Apple has launched a new digital platform called iBooks 2, which aims to reinvent our notions of the traditional textbook and instead provide students and teachers all over the globe with educational resources straight to their iPads.
The iBooks 2 platform (a revamped version of Apple’s eBook reading app for iOS devices), will allow students of all levels to browse through content, access glossary definitions, view embedded 3D animated models and add enhanced interactive gallery features to books. They’ll also be able to take in-app notes and follow links back through to the iBooks store to get more resources (and keep Apple rich).
The iBooks 2 platform is an interesting yet predictable move from Apple and the idea of browsing through materials solely using an iPad is far far more appealing than flicking through dirty textbooks that were probably bought back in the 60s. However, many are now questioning whether it will really change the way we learn in the future or whether the new platform will be a privilege reserved for those with the cash to splash on iPads and shiny new digital textbooks. So for now we’re not expecting the death of the textbook as we know it, but we can see these kinds of content-rich resources being a valuable addition to all kinds of classroom over the next year.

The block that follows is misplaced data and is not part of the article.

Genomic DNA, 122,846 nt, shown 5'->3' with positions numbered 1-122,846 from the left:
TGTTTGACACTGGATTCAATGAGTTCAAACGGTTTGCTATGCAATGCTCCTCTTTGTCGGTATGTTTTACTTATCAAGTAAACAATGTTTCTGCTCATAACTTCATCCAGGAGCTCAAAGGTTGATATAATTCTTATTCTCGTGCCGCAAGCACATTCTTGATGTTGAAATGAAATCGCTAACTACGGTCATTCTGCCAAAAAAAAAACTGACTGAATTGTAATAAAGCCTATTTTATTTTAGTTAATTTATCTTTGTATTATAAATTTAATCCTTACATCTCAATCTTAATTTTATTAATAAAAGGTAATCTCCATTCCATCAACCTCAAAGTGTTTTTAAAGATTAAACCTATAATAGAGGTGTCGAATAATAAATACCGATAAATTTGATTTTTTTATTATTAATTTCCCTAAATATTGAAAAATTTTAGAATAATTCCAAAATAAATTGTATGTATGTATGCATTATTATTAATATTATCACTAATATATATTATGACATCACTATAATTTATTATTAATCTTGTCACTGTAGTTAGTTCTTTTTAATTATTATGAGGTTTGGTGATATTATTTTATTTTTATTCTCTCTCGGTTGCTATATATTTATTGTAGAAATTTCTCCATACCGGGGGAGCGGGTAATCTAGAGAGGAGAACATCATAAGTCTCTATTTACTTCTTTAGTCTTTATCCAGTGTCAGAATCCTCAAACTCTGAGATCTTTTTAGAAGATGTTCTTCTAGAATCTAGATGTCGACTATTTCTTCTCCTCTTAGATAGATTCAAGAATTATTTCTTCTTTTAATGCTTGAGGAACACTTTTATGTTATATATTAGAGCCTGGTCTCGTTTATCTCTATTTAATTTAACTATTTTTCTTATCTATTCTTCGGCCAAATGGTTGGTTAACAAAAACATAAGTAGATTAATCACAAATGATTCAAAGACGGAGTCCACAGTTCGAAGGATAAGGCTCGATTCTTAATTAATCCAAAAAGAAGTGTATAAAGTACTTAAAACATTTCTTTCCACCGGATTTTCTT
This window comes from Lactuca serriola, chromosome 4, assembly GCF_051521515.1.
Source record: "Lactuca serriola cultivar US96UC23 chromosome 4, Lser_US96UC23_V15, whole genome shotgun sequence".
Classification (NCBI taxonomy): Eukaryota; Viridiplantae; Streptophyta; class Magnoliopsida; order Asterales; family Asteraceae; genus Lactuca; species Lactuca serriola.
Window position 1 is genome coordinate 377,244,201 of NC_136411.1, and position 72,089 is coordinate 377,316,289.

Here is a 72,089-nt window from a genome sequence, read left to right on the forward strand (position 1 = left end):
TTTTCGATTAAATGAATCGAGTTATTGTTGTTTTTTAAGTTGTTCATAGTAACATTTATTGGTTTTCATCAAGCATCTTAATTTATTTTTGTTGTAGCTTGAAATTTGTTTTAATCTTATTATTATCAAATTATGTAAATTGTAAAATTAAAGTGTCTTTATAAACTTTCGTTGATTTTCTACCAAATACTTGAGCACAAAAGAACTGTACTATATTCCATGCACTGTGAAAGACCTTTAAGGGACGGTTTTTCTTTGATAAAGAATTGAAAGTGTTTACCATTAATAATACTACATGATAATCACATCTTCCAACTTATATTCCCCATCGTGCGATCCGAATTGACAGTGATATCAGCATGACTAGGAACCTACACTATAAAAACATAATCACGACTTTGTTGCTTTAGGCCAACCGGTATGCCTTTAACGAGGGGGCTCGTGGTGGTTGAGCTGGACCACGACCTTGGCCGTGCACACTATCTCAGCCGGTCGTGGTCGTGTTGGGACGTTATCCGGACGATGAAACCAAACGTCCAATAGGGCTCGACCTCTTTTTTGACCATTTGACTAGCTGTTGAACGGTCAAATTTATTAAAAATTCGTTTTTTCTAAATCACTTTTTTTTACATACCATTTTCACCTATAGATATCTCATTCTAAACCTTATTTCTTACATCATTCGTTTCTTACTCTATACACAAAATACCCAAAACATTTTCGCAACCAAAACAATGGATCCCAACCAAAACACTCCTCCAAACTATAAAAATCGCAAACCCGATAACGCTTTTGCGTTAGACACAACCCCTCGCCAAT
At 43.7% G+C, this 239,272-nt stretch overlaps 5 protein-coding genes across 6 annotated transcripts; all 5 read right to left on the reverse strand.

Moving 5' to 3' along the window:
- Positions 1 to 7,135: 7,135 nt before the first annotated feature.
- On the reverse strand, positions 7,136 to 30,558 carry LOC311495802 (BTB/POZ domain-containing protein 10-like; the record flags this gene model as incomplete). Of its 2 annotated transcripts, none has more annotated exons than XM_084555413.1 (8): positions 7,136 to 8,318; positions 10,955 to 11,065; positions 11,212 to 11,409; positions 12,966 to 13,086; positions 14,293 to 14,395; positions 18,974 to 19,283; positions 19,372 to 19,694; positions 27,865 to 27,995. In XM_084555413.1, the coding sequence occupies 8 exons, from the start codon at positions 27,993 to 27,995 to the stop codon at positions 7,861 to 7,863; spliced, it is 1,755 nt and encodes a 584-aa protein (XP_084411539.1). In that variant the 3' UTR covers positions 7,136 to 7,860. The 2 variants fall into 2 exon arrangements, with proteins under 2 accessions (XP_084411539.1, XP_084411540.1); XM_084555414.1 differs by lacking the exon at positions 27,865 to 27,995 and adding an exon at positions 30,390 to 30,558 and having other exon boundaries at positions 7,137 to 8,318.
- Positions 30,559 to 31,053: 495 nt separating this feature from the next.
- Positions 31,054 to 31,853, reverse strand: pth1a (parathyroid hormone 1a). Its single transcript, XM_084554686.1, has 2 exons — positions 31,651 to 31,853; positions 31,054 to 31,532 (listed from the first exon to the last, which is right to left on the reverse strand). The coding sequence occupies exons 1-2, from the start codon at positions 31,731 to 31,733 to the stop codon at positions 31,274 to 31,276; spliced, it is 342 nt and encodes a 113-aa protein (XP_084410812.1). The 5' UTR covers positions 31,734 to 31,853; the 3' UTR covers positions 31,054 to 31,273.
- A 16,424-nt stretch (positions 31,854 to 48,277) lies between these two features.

The iBooks 2 app will be hitting the iTunes store today and although it’s free the books themselves (quite obviously) aren’t.
As well as introducing iBooks 2, today Apple also introduced the iTunes U application, which provides teachers with a way to deliver content straight to university students who own iPads and iPhones. Full courses including video, documents and books can be delivered and important information about assignments and the syllabus can also be accessed too, a little like the student portals you get at most universities. Users will also be able to access free educational content from top establishments, like Cambridge and Harvard. How fancy.[Image via CNET]